Laboratory professionals are the unsung heroes of health care. You don’t often see us, but we are here 24/7.

Whether it is measuring cholesterol levels to determine a patient’s risk for cardiovascular disease, sequencing the DNA of tumors to help decide the best choice of chemotherapy, or culturing specimens to pinpoint the cause of a gastrointestinal infection, laboratory medicine is there as a partner to patients and clinicians in improving the patient’s health and healthcare. The majority of treatment decisions are based on lab test results. From simple to complex testing, laboratory medicine is a major gear in the mechanism that is the healthcare system.

Before offering any test, we make sure it is accurate and reliable. Each test is monitored frequently by running specimens with known results as controls. The laboratory compares the results of every test we do with those of hundreds of labs in nationwide proficiency testing programs. Our laboratory is inspected biannually and accredited by the College of American Pathologists (CAP), regulated by the Clinical Laboratory Improvement Amendments (CLIA), licensed by the state of Georgia, and accredited by other governing bodies based on specialty.

All of our Clinical Laboratory Scientists (Medical Technologists) and Registered Laboratory Technicians are college educated professionals specializing in clinical laboratory science. We run the tests, assess the quality of the results and report those results. Our Pathologists (physicians who specialize in laboratory medicine) provide medical leadership to the laboratory, analyze and interpret specialized tests, and consult with the patient’s physician on the right test(s) to order and the meaning of the results. All of our Phlebotomists are trained in the collection and processing of blood specimens. They also receive and process specimens that are delivered to the laboratory by patients and staff.

 

 

Technician working with ultrasound

Why Test?

The doctor may order a lab test for one or more of the following reasons:

• To confirm a suspected diagnosis
• To exclude a diagnosis
• To check effectiveness of treatment
• To monitor prescription drug levels
• To screen for a treatable condition

When blood, urine, or other body substances are submitted, the technical and professional staff process the sample, analyze it, and report the results to the ordering physician. Generally, results are available to the physician within 24 hours. For cultures and more specialized tests, it may take a little longer to get results.

 

How to Obtain Results?

To obtain results of tests performed at AU Medical Center, please log in to the Virtually Informed Patient portal or call your physician’s office. The lab cannot communicate results directly to the patient on the phone or in person.


Types of Laboratory Tests

Hematology is the study of the blood cells. There are 3 kinds of cells in the bloodstream:

  • Red Cells transport oxygen from the lungs to other parts of the body.
  • White Cells are vital in fighting infection.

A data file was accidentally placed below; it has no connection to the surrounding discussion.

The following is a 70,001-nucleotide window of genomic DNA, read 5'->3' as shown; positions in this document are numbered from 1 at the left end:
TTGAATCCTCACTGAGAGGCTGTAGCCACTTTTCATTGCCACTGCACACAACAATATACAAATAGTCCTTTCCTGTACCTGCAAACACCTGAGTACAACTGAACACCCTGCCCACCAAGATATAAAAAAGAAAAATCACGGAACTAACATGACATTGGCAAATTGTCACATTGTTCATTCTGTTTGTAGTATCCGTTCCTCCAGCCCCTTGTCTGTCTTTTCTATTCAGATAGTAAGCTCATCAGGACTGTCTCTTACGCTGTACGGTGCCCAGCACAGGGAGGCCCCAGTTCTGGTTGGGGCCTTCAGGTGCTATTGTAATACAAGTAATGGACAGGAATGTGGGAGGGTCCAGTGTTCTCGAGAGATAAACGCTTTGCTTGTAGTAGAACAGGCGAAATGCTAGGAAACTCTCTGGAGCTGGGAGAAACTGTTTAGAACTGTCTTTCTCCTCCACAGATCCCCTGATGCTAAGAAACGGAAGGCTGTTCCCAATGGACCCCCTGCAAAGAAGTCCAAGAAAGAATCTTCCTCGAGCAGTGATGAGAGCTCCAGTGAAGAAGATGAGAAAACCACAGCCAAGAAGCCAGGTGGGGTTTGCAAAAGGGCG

• Platelets help stop bleeding by forming “plugs” in the vessels.

A CBC measures the total amount of hemoglobin and the total number of red cells, white cells, and platelets.

There are many different kinds of Chemistry tests. Some examples of “routine” chemistry tests are:

  • Glucose is measured for the diagnosis and monitoring of Diabetes Mellitus.
  • BUN/Creatinine are tests of kidney function.
  • Sodium and Potassium are salt balance tests. They are important in people with disease and in those taking diuretics.
  • Bilirubin, Alkaline Phosphatase, ALT, AST and GGT are liver function tests.
  • Total Protein and Albumin provide information about liver function, kidney disease, infection, nutrition, and certain disorders of the antibody producing cells.
  • TSH and Free T4 detect disorders of the thyroid gland.

Coagulation testing is ordered to rule-out a bleeding disorder. Various anticoagulants can be used to prevent blood from clotting too quickly. The PT/INR test is used to monitor these medications.

The Microbiology laboratory helps to find what is causing an infection and how the doctor should treat it. Testing can be done on a wound or sore, blood, urine, stool or other body fluid. The specimens are smeared on a small plate of agar (a gelatin–like material) and placed in an incubator that is maintained at body temperature. After incubating, the plates are examined for bacterial growth. The technologists determine what types of bacteria are present, and which antibiotics would deliver the best treatment. This stage of the process usually occurs over a two day period. For some slower growing organisms, it may take up to six weeks to get the final results. Molecular testing methods have replaced several of the conventional microbiology incubation methods, reducing the overall time needed to obtain results from days to minutes.

Urinalysis is a common evaluation consisting of several chemical tests. These tests help detect diabetes, liver disease, diseases of the kidney and bladder, and some blood disorders and infections. The urine may also be examined under a microscope to confirm findings.


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Additional Resources

Meet Our Team of Pathologists

Laboratory Test Results

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